“This is just the beginning, and I’m committed to that, and I think a whole lot of other people are, too,” he concluded. “And we’re going to join hands ecumenically, interfaith, Democrats and Republicans and Independents and anybody who wants to seek the common good for real. We’re going to work together.”

— Sharon Sheridan is an ENS correspondent.


Comments (18)

  1. The Rev Deb Blackwood, PhD says:

    Having participated in Moral Mondays through June and July [arrested June 3 with The Rev Jane Holmes], I have found that the coalition of “believers and non-believers” , clergy, lay people and long-time social justice activists has toughed a nerve in this state which had been considered a “moderate Southern state”. Yesterday saw the largest crowd by far – especially teachers, parents and students from across the state – to came supporting those teachers, teaching assistants and administrators who will take the brunt of not only the extreme cut in the Educational Budget – but the double jeopardy of the increasing dollars available to parents who feel “the local schools are not meeting the needs of their student[s]” and will be able to get PUBLIC funds to use for private and/or charter educational institutions.

    As one young teacher put in a posting I read early yesterday morning – I can no longer afford to teach when my children are on medicaid for health care. Her biggest sense of loss was for the 10-15 years of students who would not have a proven, dedicated educator. She can no longer afford to teach in a state which has frozen teacher salaries for years, taken away incentive pay for advanced degrees, and is giving away public funding for private/charter education. As a retired educator/administrator/special education supervisor for 45 years – I understand her painful exit from a job she loves!

  2. Go North Carolina Episcopalians. I rejoice that you are concerned about the sin of injustice. And you are witnessing for a more just society. I seem to remember something in the Bible and in the Baptismal Covenant about striving for justice. Would that we biblical Christians could be literalists about the things that matter most to God. Thanks be to God for your faithfulness.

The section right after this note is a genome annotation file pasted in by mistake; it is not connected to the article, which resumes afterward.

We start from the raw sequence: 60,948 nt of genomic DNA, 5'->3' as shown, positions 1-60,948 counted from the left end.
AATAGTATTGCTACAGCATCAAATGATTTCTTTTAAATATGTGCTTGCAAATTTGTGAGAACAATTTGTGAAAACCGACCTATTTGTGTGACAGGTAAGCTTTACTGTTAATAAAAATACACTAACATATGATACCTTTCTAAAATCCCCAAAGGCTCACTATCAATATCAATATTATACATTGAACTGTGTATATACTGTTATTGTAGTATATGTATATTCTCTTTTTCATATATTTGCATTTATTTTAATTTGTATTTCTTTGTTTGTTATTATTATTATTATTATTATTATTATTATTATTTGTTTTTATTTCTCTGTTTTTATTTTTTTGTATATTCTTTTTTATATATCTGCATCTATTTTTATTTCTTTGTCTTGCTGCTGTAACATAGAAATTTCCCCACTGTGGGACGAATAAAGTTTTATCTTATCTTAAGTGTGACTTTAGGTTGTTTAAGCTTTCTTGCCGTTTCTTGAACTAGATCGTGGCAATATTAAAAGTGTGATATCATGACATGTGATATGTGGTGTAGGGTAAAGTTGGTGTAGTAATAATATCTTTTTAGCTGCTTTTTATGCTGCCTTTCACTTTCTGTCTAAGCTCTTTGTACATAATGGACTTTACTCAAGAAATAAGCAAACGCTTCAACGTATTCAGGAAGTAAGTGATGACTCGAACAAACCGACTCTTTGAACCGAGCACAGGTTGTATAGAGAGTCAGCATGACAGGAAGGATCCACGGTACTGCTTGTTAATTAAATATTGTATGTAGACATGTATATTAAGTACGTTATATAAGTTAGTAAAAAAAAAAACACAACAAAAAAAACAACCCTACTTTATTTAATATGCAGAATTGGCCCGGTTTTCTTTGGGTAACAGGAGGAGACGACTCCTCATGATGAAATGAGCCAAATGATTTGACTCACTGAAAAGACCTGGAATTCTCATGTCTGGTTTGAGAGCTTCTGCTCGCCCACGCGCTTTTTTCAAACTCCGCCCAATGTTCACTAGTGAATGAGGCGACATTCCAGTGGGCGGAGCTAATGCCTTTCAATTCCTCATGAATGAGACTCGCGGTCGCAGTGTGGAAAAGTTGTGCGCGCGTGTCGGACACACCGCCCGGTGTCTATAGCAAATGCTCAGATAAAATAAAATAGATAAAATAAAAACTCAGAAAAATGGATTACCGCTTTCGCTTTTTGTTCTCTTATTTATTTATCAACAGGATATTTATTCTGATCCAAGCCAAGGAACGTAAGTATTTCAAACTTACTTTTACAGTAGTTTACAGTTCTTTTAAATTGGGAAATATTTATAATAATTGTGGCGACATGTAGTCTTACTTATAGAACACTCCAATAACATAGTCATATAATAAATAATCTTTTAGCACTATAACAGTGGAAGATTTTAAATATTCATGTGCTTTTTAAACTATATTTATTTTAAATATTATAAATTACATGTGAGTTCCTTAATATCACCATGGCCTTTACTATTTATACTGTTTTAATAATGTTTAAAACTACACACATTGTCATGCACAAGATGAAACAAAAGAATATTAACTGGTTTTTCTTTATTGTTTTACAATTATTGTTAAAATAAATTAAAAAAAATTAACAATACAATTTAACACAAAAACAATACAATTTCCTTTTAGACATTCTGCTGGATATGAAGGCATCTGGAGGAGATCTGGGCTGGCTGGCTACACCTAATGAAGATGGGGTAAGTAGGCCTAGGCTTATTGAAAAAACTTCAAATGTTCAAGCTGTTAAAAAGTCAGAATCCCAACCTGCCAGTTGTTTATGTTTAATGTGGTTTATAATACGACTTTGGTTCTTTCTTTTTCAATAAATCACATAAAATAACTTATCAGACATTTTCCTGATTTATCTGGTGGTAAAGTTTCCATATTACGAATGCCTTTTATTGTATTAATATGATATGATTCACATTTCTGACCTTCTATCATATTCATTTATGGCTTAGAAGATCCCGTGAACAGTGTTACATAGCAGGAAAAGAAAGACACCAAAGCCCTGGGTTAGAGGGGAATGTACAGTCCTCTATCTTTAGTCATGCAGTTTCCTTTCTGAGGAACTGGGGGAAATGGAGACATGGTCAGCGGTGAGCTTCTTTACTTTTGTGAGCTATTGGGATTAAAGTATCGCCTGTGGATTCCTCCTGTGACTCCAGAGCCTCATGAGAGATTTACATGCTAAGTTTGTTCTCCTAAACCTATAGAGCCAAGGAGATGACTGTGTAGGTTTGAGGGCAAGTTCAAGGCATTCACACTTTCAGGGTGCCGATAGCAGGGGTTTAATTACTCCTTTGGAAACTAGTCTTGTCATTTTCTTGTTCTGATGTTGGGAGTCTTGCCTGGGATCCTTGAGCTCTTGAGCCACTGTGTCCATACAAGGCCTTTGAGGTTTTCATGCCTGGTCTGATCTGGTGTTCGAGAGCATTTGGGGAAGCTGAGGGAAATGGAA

3. The Rev. Daniel Velez Rivera says:

    Bravo for Christians practicing true evangelical witness by proclaiming the Good News of Christian social justice. I’m proud of my Episcopal sisters and brothers and of all people showing up for Moral Mondays! Jesus taught us to stand up for just practices, especially on behalf of disenfranchised people. His examples are political and faith-ful. Justice is political and it is a matter of faith. Justice implies total equality for ALL of God’s children. In the end, practicing justice is about doing what is right in the eyes of the Lord.

  4. Joseph F Foster says:

    How horrible!? They ” ’ve “drastically reduced the number of teacher’s aides in public classrooms” while increasing the number of students per teacher.”

    From what to what did they raise the number per teacher? And how in the world did we get along in the 1950s in schools where “teachers’ aides” were unheard of? And yet we seemed to learn quite a bit more than most of em are learning now.

    1. Nancy Mott says:

      This is where the Church should be! I’m sickened when we fail to take a stand on what should be clear gospel imperatives.

      1. David Yarbrough says:

        I am disappointed with the attitudes expressed in this thread. The presence of the Diocesan Bishops at these media events in downtown Raleigh does NOT reflect the opinions of the entirety of the laity.
        The stand the Church should be taking involves investment of blood, toil, tears, sweat, and tithes into ministry to people. This takes many forms ranging from providing supplemental instruction to minority children to meeting family material needs to providing job seeking assistance to parents, and assistance in getting photo ID cards.
        Government social programs, with all the collateral damage they generate, arose when the Church fell down on the job of feeding Christ’s sheep. It’s time for the Church to focus on meeting Her Biblically-assigned responsibilities rather than trying to push a liberal Big Government social agenda. (Sorry, Deb Blackwood, North Carolina government was NOT “moderate”).

    2. Linda Hansen says:

      Joseph: I went to grade school in the 1950s. The schools were nothing to brag about. You wouldn’t want your children in them today. My “school” was the top floor of the local fire station. We had 50 students in our class and one teacher. No library. No contact with the outside world. No recess. Our books were maybe 25 years old and we had to share them 2 or 3 to a book because we didn’t have enough. No music class. No art. A lot of my classmates never made it TO high school, much less graduate from it. Russia had the best math classes in the world. I want better for our children and grandchildren, not less.